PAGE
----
Marie of France, Duchess of Champagne

For this week’s Femme Fatale Friday I have chosen Marie of France, Countess of Champagne!    This will be a very brief post about this French princess who became a Countess.  Marie was the daughter of Eleanor of Aquitaine and Louis VII of France.    She would be married off the the Duke of Champagne.

It is greatly remembered how much she was her mother’s daughter!    Much like her iconic mother, Marie had a court of love.    She believed in the tenets of courtly love, and insisted that her courtiers live by these rules.

One of the most important things Marie did for history, was to be the patroness of great poets.    She supported both Chretien de Troyes and Andreas Capellanus.    The Art of Courtly Love, that great manifesto on the way to live the life of courtly love, was written at her court.    Most exciting for me is that Chretien de Troyes wrote his Arthurian Romances there as well!

Historically it is said that Marie commissioned Chretien to write the stories of Arthurian legend.    It was her that wanted Lancelot and Guinevere to be lovers, and Chretien apparently was unhappy with this edict!     However, he still wrote the story as such, and we got one of the greatest historical love triangles in literature!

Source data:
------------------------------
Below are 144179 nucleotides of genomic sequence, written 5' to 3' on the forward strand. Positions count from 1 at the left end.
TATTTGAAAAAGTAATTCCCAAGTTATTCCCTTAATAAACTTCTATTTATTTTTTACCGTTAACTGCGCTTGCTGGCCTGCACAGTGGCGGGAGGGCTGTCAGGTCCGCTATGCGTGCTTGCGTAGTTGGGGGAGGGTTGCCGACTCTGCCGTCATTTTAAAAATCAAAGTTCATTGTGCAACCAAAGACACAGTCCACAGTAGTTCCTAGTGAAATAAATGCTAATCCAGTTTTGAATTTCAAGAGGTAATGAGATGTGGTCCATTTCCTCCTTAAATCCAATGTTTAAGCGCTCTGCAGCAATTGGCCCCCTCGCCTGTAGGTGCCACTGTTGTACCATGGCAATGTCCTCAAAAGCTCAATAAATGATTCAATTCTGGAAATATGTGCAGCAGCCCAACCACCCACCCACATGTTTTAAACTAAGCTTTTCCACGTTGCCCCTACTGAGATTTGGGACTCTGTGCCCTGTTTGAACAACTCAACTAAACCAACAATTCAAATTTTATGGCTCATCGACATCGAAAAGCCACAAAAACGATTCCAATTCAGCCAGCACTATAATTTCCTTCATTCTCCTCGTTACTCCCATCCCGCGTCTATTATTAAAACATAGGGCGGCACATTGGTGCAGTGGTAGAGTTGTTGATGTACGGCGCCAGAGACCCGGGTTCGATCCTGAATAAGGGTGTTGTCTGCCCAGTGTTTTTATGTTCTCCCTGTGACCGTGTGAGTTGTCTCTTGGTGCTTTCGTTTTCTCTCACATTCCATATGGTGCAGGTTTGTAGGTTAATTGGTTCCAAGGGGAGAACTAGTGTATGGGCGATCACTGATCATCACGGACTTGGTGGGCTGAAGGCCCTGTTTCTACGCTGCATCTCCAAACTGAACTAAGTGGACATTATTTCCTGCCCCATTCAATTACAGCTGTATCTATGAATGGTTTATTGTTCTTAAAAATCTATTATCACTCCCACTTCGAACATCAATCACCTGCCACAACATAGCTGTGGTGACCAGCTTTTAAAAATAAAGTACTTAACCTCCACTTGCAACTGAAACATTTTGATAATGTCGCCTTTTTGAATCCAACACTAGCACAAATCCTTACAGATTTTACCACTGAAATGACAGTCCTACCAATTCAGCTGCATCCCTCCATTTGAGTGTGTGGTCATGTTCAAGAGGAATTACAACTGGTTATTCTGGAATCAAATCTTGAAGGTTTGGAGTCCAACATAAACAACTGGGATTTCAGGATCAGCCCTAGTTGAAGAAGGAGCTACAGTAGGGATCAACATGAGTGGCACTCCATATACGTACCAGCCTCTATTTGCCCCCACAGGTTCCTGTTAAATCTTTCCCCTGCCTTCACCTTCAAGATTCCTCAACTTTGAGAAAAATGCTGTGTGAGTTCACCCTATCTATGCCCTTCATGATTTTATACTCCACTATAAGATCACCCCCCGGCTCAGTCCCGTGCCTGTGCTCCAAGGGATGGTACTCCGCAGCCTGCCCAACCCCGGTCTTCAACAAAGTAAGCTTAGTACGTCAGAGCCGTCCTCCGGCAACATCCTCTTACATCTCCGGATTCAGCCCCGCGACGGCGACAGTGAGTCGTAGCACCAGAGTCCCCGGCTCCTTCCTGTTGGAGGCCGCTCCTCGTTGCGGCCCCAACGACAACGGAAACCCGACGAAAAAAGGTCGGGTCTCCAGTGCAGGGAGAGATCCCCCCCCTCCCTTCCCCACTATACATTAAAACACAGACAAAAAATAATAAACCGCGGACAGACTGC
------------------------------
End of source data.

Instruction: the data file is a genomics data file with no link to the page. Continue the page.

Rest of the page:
She lived by the tenets of courtly love herself.   One of the primary tenets is that love and marriage are mutually exclusive.   This means that love cannot exist within marriage.   That is unsurprising given the time that she lived in, and that nobles were married off at a young age in arranged marriages.    The love that they were able to find was outside of marriage.

It is this free love mindset that makes her fitting within the femme fatale theme.    She was openly supporting freedom to love, and even have extramarital affairs centuries ago.   This would make her centuries ahead of the free love hippie movement of the 1960s!   
Some scholars have even theorized that she was the one to actually write some of the great Arthurian literature that was written in her court!     We do not know how that would have worked, but it was not common for women to write at that time.    Since it was uncommon in this theory she would have hidden to pretend men wrote the works instead.    We do know with certainty that she was the one to come up with certain plots that she insisted upon having written into the works of Chretien de Troyes, so this theory is not much of a stretch!    I hope that you have liked this very brief Femme Fatale Friday post about Marie Duchess of Champagne.    I also hope you will join me next week.   Let me know your thoughts in the comments below!

Note on Image: The image at the top of the post is Marie.   I found the image on

Further Reading